Lalo; Lacombe; La Tombelle - piano and cello sonatas
Paul Marleyn, Stéphane Lemelin
ATMA Classique ACD2 2873 (atmaclassique.com/en)
Sonata for Piano and Cello in A minor: I. Andante non troppo — Allegro moderato
Sonata for Piano and Cello, Op. 100: I. Dans un mouvement un peu animé
Sonata for Piano and Cello in D minor: II. Lentement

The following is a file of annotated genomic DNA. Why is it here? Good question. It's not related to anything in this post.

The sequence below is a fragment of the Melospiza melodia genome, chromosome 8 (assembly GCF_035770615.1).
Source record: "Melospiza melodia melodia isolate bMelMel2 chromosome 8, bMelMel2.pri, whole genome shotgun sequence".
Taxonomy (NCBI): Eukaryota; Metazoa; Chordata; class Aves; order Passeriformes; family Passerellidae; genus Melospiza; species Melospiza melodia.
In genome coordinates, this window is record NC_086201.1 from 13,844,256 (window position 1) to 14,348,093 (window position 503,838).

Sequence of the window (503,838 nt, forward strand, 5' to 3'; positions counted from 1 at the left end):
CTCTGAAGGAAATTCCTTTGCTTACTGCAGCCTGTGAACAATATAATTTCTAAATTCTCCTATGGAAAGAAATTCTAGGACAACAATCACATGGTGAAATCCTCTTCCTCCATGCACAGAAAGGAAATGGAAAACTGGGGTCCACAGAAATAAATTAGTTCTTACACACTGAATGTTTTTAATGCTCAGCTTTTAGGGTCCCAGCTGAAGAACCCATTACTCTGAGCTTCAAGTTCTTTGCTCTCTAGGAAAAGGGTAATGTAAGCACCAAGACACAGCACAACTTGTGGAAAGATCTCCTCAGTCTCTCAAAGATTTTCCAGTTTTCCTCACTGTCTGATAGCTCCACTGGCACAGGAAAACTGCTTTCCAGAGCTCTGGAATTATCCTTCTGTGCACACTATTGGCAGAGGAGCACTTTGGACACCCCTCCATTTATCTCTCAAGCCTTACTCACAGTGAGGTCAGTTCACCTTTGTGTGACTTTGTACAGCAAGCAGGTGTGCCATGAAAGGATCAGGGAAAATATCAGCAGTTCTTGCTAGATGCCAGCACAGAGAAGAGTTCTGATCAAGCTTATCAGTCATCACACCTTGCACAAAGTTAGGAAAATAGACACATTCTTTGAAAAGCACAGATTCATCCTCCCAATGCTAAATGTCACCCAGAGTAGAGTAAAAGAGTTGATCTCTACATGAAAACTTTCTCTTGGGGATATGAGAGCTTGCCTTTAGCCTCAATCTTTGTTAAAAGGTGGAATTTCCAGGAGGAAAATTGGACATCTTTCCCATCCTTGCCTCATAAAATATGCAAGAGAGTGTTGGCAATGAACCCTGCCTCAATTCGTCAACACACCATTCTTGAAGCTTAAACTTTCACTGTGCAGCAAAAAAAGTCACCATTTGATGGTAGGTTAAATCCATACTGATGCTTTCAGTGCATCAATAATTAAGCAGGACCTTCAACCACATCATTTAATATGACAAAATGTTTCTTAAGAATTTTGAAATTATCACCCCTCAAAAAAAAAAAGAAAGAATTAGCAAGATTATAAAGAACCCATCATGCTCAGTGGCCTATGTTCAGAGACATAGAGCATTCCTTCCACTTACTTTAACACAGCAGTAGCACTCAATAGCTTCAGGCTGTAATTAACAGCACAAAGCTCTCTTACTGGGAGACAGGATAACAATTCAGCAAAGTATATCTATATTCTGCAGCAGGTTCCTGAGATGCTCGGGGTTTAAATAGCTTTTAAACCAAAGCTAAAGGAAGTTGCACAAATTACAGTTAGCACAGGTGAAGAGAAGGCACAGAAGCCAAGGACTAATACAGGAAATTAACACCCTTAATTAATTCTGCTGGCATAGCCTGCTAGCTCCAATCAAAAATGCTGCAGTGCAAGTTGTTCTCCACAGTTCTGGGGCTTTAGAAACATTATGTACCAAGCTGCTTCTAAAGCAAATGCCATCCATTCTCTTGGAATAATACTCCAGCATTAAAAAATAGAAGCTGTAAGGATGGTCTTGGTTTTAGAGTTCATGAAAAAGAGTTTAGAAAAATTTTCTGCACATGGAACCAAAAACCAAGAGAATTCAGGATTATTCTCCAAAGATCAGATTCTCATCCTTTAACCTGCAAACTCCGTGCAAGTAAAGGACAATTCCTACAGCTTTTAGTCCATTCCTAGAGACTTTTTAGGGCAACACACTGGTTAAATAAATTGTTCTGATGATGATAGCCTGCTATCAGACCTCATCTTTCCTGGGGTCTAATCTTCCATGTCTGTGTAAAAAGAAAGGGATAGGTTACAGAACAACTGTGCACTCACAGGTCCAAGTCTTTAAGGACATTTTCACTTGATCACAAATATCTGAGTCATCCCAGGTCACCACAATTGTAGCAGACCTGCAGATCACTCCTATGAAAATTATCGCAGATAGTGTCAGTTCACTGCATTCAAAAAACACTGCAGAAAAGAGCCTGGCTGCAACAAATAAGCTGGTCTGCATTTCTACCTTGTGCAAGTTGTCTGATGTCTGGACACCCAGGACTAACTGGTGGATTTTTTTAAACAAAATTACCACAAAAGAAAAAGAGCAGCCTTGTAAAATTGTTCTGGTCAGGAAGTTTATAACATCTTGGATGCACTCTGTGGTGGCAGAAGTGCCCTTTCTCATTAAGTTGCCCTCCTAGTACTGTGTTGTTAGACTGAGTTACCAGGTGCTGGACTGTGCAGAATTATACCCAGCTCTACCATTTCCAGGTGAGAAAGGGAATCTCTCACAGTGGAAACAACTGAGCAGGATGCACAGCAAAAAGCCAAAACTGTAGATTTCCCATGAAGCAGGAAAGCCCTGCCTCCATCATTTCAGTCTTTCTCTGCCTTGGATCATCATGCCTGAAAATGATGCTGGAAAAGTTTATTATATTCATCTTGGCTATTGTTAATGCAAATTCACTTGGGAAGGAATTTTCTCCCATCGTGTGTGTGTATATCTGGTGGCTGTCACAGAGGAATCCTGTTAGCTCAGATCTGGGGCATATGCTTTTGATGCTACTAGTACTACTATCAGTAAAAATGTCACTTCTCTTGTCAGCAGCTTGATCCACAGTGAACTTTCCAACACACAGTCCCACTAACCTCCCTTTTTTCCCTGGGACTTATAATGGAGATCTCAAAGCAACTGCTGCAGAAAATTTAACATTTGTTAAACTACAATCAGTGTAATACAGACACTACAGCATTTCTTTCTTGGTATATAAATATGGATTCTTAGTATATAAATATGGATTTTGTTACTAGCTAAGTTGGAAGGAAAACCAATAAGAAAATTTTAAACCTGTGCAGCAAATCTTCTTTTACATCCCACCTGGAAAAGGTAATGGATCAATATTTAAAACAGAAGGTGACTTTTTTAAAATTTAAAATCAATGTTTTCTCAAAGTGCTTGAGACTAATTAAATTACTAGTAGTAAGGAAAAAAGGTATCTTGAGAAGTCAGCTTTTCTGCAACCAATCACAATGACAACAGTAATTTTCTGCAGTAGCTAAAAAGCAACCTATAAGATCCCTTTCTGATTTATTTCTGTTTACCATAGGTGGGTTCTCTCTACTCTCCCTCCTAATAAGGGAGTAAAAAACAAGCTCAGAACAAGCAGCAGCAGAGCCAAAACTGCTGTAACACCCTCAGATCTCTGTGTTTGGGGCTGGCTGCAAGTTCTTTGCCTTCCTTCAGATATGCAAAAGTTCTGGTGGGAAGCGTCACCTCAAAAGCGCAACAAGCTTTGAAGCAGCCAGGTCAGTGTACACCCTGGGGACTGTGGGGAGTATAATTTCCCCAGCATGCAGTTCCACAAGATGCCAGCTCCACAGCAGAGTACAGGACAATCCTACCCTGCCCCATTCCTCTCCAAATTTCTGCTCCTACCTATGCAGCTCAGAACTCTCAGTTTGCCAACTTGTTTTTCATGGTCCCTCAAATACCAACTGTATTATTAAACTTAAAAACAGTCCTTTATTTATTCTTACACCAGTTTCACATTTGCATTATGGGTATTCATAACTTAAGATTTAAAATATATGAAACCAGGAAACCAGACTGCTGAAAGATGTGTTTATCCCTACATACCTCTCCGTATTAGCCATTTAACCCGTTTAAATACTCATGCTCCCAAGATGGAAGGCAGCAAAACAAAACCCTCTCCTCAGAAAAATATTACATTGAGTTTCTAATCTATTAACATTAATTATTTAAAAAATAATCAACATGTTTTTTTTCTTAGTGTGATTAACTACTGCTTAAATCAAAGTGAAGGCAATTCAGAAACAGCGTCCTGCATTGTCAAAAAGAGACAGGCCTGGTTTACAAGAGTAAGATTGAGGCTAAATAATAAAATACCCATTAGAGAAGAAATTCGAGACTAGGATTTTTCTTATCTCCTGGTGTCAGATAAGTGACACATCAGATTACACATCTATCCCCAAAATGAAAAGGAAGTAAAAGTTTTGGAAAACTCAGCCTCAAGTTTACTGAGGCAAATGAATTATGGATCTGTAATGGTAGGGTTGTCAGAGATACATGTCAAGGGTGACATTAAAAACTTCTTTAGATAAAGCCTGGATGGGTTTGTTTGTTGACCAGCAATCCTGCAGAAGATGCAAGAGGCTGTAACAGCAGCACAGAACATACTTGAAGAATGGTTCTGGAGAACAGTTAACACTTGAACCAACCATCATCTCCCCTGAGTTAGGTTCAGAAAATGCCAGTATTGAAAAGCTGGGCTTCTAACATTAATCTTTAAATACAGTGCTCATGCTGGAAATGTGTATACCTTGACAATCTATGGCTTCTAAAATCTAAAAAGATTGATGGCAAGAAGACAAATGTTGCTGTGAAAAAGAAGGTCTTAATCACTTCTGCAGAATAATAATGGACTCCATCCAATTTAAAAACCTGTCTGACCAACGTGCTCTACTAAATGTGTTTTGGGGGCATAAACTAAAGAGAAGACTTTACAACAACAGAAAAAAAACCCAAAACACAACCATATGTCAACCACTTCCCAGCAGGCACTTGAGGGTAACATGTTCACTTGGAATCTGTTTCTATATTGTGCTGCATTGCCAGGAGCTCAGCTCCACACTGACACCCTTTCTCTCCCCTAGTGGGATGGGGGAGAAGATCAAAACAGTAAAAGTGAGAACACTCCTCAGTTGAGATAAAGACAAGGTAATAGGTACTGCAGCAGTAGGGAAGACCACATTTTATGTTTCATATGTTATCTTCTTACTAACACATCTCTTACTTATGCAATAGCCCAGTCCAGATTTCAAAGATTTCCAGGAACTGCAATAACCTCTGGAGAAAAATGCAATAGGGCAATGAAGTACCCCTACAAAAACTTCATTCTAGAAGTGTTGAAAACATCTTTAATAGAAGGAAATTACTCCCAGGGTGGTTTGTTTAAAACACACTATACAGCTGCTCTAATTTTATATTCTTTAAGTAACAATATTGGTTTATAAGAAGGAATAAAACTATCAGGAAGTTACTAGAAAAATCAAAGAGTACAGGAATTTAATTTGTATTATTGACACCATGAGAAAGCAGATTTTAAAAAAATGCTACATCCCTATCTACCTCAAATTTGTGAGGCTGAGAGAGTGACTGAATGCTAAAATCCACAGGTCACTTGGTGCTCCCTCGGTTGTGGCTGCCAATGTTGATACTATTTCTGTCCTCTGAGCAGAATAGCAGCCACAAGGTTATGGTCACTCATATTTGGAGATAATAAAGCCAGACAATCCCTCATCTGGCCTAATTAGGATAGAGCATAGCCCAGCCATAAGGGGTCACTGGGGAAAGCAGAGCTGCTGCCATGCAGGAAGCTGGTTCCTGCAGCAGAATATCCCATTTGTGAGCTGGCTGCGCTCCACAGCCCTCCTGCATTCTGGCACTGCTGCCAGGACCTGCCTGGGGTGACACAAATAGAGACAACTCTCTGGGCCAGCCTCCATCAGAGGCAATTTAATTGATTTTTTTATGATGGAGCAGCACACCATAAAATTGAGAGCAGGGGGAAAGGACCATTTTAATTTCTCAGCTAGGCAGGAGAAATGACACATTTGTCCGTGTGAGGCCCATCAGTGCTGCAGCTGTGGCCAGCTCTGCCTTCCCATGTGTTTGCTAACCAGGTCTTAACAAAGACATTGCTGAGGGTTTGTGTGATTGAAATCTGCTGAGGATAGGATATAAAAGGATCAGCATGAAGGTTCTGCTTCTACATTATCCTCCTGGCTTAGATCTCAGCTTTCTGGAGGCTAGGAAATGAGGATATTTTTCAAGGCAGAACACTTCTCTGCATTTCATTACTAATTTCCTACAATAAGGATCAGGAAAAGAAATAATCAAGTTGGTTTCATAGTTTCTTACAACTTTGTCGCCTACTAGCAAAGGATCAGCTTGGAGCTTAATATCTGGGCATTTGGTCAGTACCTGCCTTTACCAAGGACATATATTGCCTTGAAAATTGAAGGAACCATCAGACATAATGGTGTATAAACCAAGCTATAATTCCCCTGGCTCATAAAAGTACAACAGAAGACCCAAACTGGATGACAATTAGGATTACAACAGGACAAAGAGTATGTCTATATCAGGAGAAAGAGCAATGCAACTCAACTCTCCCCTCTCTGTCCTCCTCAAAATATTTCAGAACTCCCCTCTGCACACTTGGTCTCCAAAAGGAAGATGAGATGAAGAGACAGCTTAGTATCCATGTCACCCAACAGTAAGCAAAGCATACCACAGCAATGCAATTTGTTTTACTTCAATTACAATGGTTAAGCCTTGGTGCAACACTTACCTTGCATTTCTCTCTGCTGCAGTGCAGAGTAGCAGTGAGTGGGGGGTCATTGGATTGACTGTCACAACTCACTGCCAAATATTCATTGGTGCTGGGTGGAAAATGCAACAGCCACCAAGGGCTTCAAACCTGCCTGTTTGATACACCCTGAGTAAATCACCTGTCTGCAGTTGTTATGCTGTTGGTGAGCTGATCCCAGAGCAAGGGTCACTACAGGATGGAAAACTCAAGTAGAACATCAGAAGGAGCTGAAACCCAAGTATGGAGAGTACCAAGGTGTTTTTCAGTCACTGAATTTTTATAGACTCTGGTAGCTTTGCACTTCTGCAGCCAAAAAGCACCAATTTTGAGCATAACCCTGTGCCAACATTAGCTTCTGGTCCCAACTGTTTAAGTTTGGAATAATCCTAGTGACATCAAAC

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Édouard Lalo | Paul Lacombe | Fernand de La Tombelle – Sonates pour piano et violoncelle (ATMA Classique ACD2 2873 atmaclassique.com/en) features two highly regarded Quebecois performers, cellist Paul Marleyn and pianist Stéphane Lemelin. Of course I was familiar with the Cello Concerto in D Minor of Lalo (1825-1892) which has graced the standard repertoire since 1877, but his Sonata for Piano and Cello in A Minor from two decades earlier has languished in relative obscurity. Listening to the dynamic work, it is hard to understand why. It is a substantial offering with contrasting movements, lyrical and dramatic by turns, with memorable melodies and virtuosic flare. The same is true of the other works included here and it is surprising they, and their composers, are not better known. Although Lacombe was born only a dozen years after Lalo his Sonata for Piano and Cello Op.100 was written about 50 years after Lalo’s, in the early years of the 20th century. For all that, it shares a sensibility and language with Lalo, not reflecting the turbulent aesthetic changes happening around him, although there is Debussy-like melody in the opening movement un peu animé. This is followed by a lyrical Largo and concludes with an ebullient Allegro con fuoco. Baron de La Tombelle (1854-1928), numbered among his mentors Franz Liszt and Camille Saint-Saëns and he himself went on to count revered organist Marcel Dupré and composer/pedagogue Nadia Boulanger among his own pupils. Not only an accomplished musician and teacher, La Tombelle was also a distinguished poet, painter, sculptor and astronomer. His Cello Sonata in D Minor Sonata (1905) opens with an exuberant Allegro, followed by a gentle lullaby-like Lentement movement before its rousing Allegro vivace finale. Here, as throughout the disc, Marleyn and Lemelin’s playing is nuanced, articulate and totally convincing as it meets all the demands of this lovely music.